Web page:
As multiple niches of the cannabis industry continue to legitimize, there is one sector that seems to have stayed behind in the grey market: genetics.
Before we get into how Columbia will dominate the seed market, let’s look at where people are currently getting their seeds. There are thousands of strains available on the market today, all crossbred from original domestic strains. For now, legal markets are limited to sourcing seeds from the few countries that have an legal genetics production: Canada, Israel, Spain, or Bulgaria. In the United States, grey market seeds are booming with some of the most popular genetics coming from states like California, Colorado, Oregon, Washington, and Alaska – states where recreational cannabis has been legalized.
Over the years, many of these grey market seed banks have been acquired by legal cannabis companies, mostly from Canada. For example, Canopy Growth Corporation from Ontario, Canada has already purchased Green House Seeds, DNA Genetics, and House of the Great Gardner.
One of the latest countries to legalize genetics from the grey market is Colombia, which also happens to be the only country in the world to provide phytosanitary certificates for cannabis seeds. “This certification acts as the passport for seed export to other countries,” explains Javier García, Technical Director of Global Agronomical Procedures for Colombian licensed producer Pideka SAS.
“All companies wishing to produce medical cannabis must be approved by three ministries: Justice, Agriculture and Health. Each of them gives its own approval to initiate cannabis production. The Ministry of Agriculture, through the National Plant Protection Organization (NPPO), requires cannabis companies to demonstrate their know-how and test their genetics through biological experimentation and technical information, before they are allowed to produce commercially their cannabis crops. Once they comply with these requirements, cannabis companies can mass produce and commercialize their seeds to the local market and they are able to apply for the phytosanitary certification, as the legal document accepted for trading negotiations among countries.”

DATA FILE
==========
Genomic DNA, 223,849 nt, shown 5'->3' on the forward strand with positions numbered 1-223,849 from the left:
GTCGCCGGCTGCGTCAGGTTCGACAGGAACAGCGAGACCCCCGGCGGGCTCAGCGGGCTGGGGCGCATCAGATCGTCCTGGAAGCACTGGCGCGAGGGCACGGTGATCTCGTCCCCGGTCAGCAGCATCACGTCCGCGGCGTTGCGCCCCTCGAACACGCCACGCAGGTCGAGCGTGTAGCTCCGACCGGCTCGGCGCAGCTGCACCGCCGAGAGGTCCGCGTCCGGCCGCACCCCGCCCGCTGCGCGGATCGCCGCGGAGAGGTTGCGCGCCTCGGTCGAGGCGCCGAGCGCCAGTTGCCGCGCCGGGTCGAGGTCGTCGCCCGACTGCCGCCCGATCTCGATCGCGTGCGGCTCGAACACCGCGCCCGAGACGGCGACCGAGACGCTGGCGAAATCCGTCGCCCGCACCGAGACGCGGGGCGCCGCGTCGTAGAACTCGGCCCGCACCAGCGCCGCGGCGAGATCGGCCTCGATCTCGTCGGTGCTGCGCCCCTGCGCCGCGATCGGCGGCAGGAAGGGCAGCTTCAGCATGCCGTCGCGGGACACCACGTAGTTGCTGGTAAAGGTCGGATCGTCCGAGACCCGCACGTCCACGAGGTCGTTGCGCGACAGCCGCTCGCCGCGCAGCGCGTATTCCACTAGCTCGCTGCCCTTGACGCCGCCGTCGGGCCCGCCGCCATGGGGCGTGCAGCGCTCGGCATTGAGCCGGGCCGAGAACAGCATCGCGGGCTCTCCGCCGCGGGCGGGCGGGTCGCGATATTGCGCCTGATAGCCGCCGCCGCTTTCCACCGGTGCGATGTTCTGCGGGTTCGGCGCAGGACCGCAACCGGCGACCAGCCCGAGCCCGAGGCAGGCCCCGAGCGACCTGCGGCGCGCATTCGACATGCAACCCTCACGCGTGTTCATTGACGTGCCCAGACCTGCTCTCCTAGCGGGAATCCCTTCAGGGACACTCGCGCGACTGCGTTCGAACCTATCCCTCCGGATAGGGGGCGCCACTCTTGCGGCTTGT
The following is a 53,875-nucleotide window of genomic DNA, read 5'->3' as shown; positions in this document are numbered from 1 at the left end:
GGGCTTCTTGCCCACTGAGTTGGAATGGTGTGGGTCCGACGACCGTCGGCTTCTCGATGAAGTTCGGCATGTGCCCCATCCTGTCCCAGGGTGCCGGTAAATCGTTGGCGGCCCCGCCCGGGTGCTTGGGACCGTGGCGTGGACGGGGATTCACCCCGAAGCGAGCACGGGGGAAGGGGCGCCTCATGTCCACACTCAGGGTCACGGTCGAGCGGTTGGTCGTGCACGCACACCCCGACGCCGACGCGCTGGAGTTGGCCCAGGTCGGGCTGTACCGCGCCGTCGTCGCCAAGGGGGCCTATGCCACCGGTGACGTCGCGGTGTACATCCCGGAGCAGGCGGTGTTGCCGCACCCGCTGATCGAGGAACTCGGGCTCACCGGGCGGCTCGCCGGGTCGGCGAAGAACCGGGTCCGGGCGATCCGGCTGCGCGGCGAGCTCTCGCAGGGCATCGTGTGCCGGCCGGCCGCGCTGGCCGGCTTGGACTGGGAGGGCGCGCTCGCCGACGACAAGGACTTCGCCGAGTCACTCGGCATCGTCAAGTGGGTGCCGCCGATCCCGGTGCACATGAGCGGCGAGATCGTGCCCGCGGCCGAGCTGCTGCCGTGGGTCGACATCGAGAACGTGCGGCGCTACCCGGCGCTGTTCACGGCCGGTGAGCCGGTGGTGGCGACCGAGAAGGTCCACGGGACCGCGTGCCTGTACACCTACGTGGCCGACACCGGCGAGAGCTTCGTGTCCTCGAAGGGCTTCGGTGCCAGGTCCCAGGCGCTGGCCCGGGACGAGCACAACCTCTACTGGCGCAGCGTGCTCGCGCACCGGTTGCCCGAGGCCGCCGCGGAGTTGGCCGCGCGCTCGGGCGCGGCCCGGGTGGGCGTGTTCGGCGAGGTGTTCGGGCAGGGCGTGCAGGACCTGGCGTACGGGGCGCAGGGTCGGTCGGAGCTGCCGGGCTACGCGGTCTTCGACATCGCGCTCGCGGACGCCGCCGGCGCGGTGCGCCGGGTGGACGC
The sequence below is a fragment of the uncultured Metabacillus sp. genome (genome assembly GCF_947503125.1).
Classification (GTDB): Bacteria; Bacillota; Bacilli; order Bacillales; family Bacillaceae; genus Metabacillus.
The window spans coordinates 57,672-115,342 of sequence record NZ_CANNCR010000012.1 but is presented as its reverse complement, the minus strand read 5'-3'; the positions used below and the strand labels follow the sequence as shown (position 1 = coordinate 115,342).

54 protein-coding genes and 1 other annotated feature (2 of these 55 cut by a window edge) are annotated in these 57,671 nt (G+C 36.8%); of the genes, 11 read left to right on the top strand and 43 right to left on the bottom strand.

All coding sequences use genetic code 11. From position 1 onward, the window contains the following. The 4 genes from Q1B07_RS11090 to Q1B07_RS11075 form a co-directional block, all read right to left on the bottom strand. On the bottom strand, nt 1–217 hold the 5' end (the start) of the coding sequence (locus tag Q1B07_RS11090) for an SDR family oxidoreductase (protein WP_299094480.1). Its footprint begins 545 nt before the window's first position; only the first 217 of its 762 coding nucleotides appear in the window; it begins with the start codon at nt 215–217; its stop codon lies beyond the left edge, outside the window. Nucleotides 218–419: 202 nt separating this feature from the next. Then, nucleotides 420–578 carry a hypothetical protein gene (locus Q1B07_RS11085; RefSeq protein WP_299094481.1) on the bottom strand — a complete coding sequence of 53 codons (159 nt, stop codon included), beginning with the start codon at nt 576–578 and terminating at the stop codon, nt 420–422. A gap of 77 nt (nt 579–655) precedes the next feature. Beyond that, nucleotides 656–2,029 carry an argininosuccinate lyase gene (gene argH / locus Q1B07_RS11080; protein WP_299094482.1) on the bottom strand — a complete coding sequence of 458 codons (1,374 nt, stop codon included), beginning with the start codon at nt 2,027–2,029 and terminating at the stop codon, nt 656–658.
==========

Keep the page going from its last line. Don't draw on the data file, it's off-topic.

Out of the 126 licensed cannabis companies in Columbia, only 16 companies are permitted to produce seeds. Each company registered 10 batches of genetics at a time, carefully measuring their characteristics before being put on the market. Pideka is the first licensed Columbian producer to cultivate and process cannabis with the same standards as Canada and Europe. Because of these high-quality standards, the rest of the world is looking at Columbia as the next global seed bank.
This is huge for the industry because as more countries move forward with legalization, they will need to source their seeds and strains legally as well. For years, seed production has been one of the more profitable markets in the industry, but it’s mostly been operating in the dark. With companies like Pideka, there’s an opportunity for genetics to legitimize with the rest of the industry.
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